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Suffering, Fear and Safety

Published 8/29/2018

It's the middle of the week and if you're like most people, you go into auto-pilot to get from the beginning of your day to the end of your day. In today's episode, we're reflecting on how we acted yesterday and exploring our opportunities ahead of us.

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Transcript (Generated by OpenAI Whisper)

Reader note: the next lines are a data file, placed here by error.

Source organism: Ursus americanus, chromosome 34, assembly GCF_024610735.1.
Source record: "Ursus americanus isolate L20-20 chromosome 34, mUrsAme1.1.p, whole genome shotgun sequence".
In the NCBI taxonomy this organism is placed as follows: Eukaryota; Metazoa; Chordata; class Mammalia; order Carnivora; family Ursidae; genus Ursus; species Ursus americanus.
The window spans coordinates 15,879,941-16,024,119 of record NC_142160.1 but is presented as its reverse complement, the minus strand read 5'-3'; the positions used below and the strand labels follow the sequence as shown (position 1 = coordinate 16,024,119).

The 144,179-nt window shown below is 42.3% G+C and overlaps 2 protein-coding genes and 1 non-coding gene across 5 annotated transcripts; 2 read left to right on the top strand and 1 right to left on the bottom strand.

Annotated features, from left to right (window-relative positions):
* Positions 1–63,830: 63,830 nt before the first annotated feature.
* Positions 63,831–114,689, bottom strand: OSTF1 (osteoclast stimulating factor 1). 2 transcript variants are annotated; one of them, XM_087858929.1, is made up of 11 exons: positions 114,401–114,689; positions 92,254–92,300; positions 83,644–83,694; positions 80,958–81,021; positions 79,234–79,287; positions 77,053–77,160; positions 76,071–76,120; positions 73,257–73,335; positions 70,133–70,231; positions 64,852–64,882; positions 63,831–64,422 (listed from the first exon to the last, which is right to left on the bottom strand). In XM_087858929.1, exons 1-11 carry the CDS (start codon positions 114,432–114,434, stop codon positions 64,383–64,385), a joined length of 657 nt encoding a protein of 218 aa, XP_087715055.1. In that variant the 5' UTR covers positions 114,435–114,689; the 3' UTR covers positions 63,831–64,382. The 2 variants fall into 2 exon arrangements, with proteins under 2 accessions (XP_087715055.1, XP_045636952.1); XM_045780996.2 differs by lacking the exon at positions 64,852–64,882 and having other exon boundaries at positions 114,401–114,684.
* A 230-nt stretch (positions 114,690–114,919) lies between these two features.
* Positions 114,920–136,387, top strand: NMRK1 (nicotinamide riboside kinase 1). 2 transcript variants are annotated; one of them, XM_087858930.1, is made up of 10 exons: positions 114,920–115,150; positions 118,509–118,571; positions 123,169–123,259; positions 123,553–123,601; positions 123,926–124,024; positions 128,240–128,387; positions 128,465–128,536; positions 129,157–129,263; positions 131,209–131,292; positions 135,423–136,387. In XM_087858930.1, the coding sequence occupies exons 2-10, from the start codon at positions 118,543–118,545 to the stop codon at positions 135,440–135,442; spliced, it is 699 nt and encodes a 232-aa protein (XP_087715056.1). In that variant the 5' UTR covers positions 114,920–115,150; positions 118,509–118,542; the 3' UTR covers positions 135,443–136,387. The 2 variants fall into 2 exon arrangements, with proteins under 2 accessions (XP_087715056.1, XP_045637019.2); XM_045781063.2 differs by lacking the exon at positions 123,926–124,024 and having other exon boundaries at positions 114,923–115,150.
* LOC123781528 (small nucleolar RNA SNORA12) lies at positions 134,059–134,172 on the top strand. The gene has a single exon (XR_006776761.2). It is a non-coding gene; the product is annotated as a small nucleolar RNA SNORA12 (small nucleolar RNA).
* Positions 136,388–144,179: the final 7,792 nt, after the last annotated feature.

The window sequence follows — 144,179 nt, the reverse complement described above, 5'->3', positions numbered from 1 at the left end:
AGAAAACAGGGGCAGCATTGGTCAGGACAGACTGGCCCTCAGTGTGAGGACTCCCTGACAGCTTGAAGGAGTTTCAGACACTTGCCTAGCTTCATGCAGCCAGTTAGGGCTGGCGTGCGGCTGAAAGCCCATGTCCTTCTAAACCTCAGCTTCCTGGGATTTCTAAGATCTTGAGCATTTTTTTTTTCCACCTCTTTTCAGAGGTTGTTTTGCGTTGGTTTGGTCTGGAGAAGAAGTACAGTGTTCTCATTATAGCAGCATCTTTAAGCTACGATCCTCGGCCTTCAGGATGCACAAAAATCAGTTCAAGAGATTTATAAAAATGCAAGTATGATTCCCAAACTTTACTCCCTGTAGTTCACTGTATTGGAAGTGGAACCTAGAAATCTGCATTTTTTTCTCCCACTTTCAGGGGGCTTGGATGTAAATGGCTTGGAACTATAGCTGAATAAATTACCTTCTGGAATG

Hey everyone, before we get started today, I just want to remind you about our partnership with Breaker, Breaker released upstream, which is a way for you as the listeners to support podcast creators like Developer Tealike myself by directly subscribing to special versions of podcast feeds for Developer Tea. This is an ad free version of our show. You can check it out on Breaker's app, which is available for iOS right now and is coming soon for Android. Just go to the app store, download Breaker and search for Developer Tea. You subscribe for $4.99 a month and that is a direct support line to the show. Thank you so much for listening to today's episode of Developer Tea. My name is Jonathan Cutrell. My goal on the show is to help driven developers connect their career purpose so they can do better work and have a positive impact on the people around them. It's the middle of the week. It's Wednesday. And if you're like most people, most of the time you wake up and you kind of put your brain on autopilot. You go to work, you solve perhaps interesting problems, but then you finish with work. You come home, run through your normal routine. Maybe you exercise or maybe you spend time with your family or maybe you go out with friends. But the reality is if you were to snapshot today or snapshot tomorrow or yesterday, many of those days look quite similar. Now, there's nothing particularly wrong with these days looking similar. And today's episode, we're going to talk about kind of taking a step back and looking at a modified version of your day. How would things feel if they were different? So I want you to think about yesterday just for a moment. And I don't often tell people to think about anything but the present on this show because so much of our mindset is caught up in trying to respond to things that happened yesterday right now, rather than respond to things that are happening now right now. But I do want you to intentionally take a few minutes. And hopefully you can do this, you know, dedicate some time to this rather than trying to do this while you're doing another task. But take a few moments and think about yesterday or perhaps the last handful of days. Write down the commonalities or think about the commonalities between those days. What things stay the same? What things were different? What things stand out? What parts of those days seem very consistent? You can include things like time or actual behaviors, certain patterns that you have, maybe even the way that you treat particular people or the types of relationships that you have. Once you've identified some of those commonalities, I want you to think about taking one of those most stable characteristics and changing it. Let's say for example that one of your stable characteristics is that you go to work sometime between seven and eight in the morning. Maybe you leave your house at seven and eight in the morning. And then you return home around four o'clock in the afternoon. Maybe you have a slightly earlier shifted work day. And what I want you to do is imagine what life would be like if you shifted that work day to a different time. I'd say you went to work at 10 and you came back home at six. Now this is a minor shift in the grand scheme of things. You're not really changing a lot, you're changing a little bit about your timing, but everything else can remain constant. And yet you can see and perhaps even feel right now the anxiety of that change. You can imagine how many things you would have to rearrange in your life. So there's kind of this strange juxtaposition between the smallness of the change, the kind of microscopic nature of that change and the effect that it has on your brain. Now you may be listening and you might be thinking that well no actually that wouldn't have really much of an effect on my brain and that's fair. Different things affects different people in different ways. There's almost certainly something that we could change about your daily habits only slightly that would have a kind of a rationally large effect on your anxiety level. So we've kind of observed our thoughts so far about a relatively small change. But now I want you to do some mental gymnastics to change things pretty drastically. Imagine that you lose your job. If you have a job currently as a developer you lose your job tomorrow that your income goes away. And as a result you also lose whatever your current living situation is. Maybe you have to move out of your house or your apartment. And then let's imagine that some things are stolen from you as you're moving out. So now you don't even have a computer anymore, maybe you've lost some of your clothes. And you're slowly being minimized. The things that were steady and were stable are going away. Now let me be clear. Before your mind kind of goes wild and ruminates on this possibility of this happening and you go into emergency mode, this is only a mental exercise to point out the way that our brains respond. Because the truth is your anxiety level may be higher than the first thing that we mentioned. But if you take a few kind of mental steps to decide what you would do next, very often the anxiety that we have about smaller things is somewhat similar to the anxiety that we have about bigger things. Our body doesn't regulate by the magnitude of that particular danger. And in fact, we can even manage our anxiety and our fear as we go through exercises like this. We can think about worst case scenarios. And we can even imagine what is the absolute worst that could happen in this particular scenario. I lose my job. I lose my house. Well, maybe I have friends that I can move in with or family until I find a job. And you know, the things that I lost that somebody stole from me, those are just things. And eventually I can replace them. And if it really comes down to it, I almost always have a way of coping with my situation. Humans are remarkably resilient in the face of difficulty. And when we think about difficulty, that we believe that we're not resilient. The well-known stoic philosopher and writer, Seneca, who wrote letters from stoic, had this to say about anxiety. He said, we suffer more in our imagination than in reality. And this is very true. In fact, we've even kind of practiced suffering in today's episode. We've practiced this idea of pain by imagining these painful situations, even small amounts of pain. But perhaps by finding that we can induce this, by actually thinking about something that is, you know, anxiety inducing, maybe we can understand that a lot of our pain or our fear is simply caught up in our thoughts. It's simply a result of us ruminating or anticipating what may happen, the pain we might experience. And this is incredibly important for developers and non-developers alike. And particularly for developers, we have a large amount of mental stress and strain on a daily basis. Usually this is not social stress. A lot of the time, this is internal stress. It's stress about our own abilities, our own cognition. Stress about not being able to figure out a difficult problem. We have a lot of phomosphere missing out. We have a lot of imposter syndrome to deal with. And the reality is we have a lot of competition to deal with. We have a lot of learning to do. We have to become better, you know. Just because we have imposter syndrome doesn't mean that we can lay down our learning habits that we can just stop progressing. But the truth is, the things that we fear, very often, our minds expand those things to larger than reality. We have irrationally kind of blown those fears out of proportion. And so I want to encourage you, as the listener of this show, to take a few moments to really consider what your worst fears are. One of the most important things you can do with fear is face it. If your fear is that you're not a competent developer, well face that fear. Determine what happens if that's true. Do you not get the job that you're applying for? Do you lose your current job? If that's the case, then what next? People have gone through much worse things. And you could go through much worse things. If you're fearing some professional interaction, think about the worst things that could happen as a result of that professional interaction. And by preparing yourself and thinking through and facing some of these fears, you kind of disarm those fears. You kind of take the kind of the wind out of the sails, so to speak. And when you actually experience something that's adverse, the likelihood that it's as extreme as the fears that you're prepared to face is much less. On the average, you're preparing for much worse than you'll experience, even if you experience something bad. Of course, take everything I have to say about this topic with a grain of salt. I highly encourage seeking therapy, even for people who are relatively mentally healthy. People who can do wonders for understanding yourself and understanding how you interact with the world. And of course, I am not a licensed therapist, but talking about these things with other people, talking about this with other developers, this is important. It's important that we raise these discussions about not only mental health, but how we kind of interact with a seemingly dangerous environment. And we're in a professional environment as developers. We have to constantly work to shift those environments from something that feels hostile to something that feels safe. This is partly the job of managers, and I kind of plead with all the managers who listen to the show to make that a priority. Do not cultivate a hostile work environment. This is going to lead to not only unhappy workers, but also a huge drain on productivity. So even from a business sense, promoting a hostile work environment is not a good idea. But beyond that, the effect that you have on people, on their state of mind, as you work to cultivate a safe environment, you can actually build a more rational place to work. As a developer, if you cultivate for yourself a sense of safety in your work, instead of allocating a bunch of your mental energy to trying to mitigate all the risks around you and trying to figure out all the hidden motives or play politics. Instead of doing those things, if you cultivate a sense of safety, you can focus on more creative output. You can focus on more novel output. You can learn better. And this all starts by recognizing the reality that very often our perception warps reality, our understanding of our own experiences can even be untrue. They don't line up with what's real. And ultimately, when you temper your fears by facing them and by actually taking the next step, go through the fear, rather than avoiding it, face it and then take the following step, the now what step. Once you can do this, you have a much better mental tool set and ultimately a much better approach when adverse things occur. Thank you so much for listening to today's episode of Developer Tea. It was a little bit of a different episode stylistically than we do on the show. But I think this stuff is very important to talk about. And I appreciate you listening to this episode. If you haven't subscribed yet and whatever podcasting app you're using, I encourage you to do so before the end of the episode. We release three episodes a week and it's easy to forget and fall behind. So I encourage you to go ahead and subscribe. Thank you so much for listening and until next time, enjoy your tea.